As always, listeners can find the podcast (Thursdays, 7 p.m. CDT on the Bold Brave Media Global Network) and phone in “live” at 866-451-1451.
The Covid-19 Coronavirus was first reported on December 1, 2019, in China by a courageous physician, Dr. Li Wenliang, who told other physicians that a SARS-like illness was spreading. For his concern, he was arrested along with 6 others and obliged to apologize for “spreading rumors.” Dr. Li Wenliang died of COVID-19 on February 7th. Until January 5th, the Chinese government engaged in a cover-up. As late as January 15th, official sources were saying the risk was low and that human-to-human transmission had not been proven. Only on January 23rd, 6 weeks in, did China quarantine Wuhan.
Back in the U.S. of A.:
January 22, 2020 – “We have it totally under control.” (DJT)
February 2, 2020 – “We pretty much shut it down coming in from China.”
Two times in February, Trump said that “When we get into April, in the warmer weather—that has a very negative effect on that, and that type of a virus.”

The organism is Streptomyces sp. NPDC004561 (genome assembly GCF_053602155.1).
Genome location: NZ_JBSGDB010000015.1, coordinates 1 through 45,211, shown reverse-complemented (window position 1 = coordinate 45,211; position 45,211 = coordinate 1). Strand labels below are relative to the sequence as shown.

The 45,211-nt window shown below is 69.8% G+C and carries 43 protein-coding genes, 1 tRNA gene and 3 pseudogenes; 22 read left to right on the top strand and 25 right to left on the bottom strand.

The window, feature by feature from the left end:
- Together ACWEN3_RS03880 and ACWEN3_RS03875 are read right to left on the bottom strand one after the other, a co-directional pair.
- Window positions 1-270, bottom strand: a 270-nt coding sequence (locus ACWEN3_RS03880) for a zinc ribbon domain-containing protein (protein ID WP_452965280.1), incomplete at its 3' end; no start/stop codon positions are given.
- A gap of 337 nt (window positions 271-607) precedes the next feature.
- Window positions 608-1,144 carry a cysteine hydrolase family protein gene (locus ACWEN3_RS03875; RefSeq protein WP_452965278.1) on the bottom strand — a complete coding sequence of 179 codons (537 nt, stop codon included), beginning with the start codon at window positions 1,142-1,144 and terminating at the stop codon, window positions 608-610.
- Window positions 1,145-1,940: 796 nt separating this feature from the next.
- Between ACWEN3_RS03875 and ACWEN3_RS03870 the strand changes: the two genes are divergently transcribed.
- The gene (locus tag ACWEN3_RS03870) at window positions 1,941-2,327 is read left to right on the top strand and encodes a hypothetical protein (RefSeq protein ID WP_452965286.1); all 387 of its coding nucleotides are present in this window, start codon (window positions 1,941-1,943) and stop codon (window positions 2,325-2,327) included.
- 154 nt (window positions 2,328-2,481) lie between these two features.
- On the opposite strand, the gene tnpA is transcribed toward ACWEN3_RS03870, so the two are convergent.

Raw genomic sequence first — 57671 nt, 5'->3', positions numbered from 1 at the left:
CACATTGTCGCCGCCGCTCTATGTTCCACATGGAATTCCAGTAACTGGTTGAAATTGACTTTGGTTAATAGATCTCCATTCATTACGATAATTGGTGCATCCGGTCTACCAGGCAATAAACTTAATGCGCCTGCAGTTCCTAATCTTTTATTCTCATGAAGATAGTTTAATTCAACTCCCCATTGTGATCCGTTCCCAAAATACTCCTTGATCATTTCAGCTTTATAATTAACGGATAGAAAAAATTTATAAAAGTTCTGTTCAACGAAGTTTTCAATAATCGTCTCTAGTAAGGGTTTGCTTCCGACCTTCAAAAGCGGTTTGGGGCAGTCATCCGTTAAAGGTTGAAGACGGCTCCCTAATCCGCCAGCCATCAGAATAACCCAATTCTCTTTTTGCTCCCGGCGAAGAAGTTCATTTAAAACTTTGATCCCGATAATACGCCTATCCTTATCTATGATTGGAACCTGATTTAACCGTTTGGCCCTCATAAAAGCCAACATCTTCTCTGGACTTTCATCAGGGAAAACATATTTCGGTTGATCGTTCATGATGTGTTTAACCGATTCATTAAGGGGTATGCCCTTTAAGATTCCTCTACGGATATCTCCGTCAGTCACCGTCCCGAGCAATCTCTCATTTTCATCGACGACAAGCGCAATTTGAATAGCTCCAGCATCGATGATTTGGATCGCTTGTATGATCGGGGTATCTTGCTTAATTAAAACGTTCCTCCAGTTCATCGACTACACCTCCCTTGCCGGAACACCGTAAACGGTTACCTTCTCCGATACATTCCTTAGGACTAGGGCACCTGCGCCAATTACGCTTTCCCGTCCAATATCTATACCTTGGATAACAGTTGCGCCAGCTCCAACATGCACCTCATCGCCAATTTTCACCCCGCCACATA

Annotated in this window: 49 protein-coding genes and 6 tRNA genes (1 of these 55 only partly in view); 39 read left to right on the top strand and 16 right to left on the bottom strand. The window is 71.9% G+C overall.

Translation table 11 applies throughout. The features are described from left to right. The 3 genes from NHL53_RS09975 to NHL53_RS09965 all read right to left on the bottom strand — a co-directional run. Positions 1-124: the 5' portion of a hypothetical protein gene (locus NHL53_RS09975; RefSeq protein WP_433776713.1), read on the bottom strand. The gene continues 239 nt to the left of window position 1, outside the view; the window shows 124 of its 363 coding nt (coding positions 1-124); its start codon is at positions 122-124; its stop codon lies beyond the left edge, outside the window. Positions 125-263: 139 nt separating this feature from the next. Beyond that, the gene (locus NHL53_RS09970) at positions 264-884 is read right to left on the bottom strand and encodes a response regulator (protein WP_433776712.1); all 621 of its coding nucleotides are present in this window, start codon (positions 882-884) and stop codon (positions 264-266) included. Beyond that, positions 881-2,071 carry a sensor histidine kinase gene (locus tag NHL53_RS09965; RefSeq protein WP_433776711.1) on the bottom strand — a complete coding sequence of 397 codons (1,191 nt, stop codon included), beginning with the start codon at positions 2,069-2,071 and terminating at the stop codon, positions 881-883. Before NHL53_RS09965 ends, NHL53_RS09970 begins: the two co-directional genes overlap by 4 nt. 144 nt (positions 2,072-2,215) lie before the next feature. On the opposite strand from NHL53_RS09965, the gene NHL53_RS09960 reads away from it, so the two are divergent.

February 26, 2020 – (Over 60 cases diagnosed) – “We’re going very substantially down, not up.”
February 28, 2020 – (In South Carolina): “This is their new hoax. (Blaming the Democrats for the Chinese COVID-19 virus.)
March 6, 2020 – Continuation of the theme that the virus was “a hoax.” and “Anyone who wants a test can get a test.” Repetition of a “fake news/Ukraine” theme saying that the tests were “beautiful” and “The tests were all perfect, like the letter was perfect, the transcription was perfect, right?”
March 7, 2020 – asked if he was concerned about the virus, Trump replied, “No, we’ve done a great job.”
Two days after declaring that the virus was “under control” Trump declared himself “a war-time president” and said, “I’ve always know this is a real—this is a pandemic. I felt it was a pandemic long before it was called a pandemic.” He also gleefully proclaimed himself as “getting it” and being extremely good at understanding the epidemic.
Will November’s voters remember the criminal dishonesty that permitted this pestilence to hit us so very hard and kept us from preparing for the eventuality for so very long? Coupled with the damage to our national parks, our environment, our very planet, our alliances, our economy now (post-pandemic), with the evidence that management is not DJT’s forte, will informed voters finally get the message that drafting this guy was a bad idea? His remarks about opening up for business as usual have alarmed health experts, with the stated date being Easter—only a couple weeks away.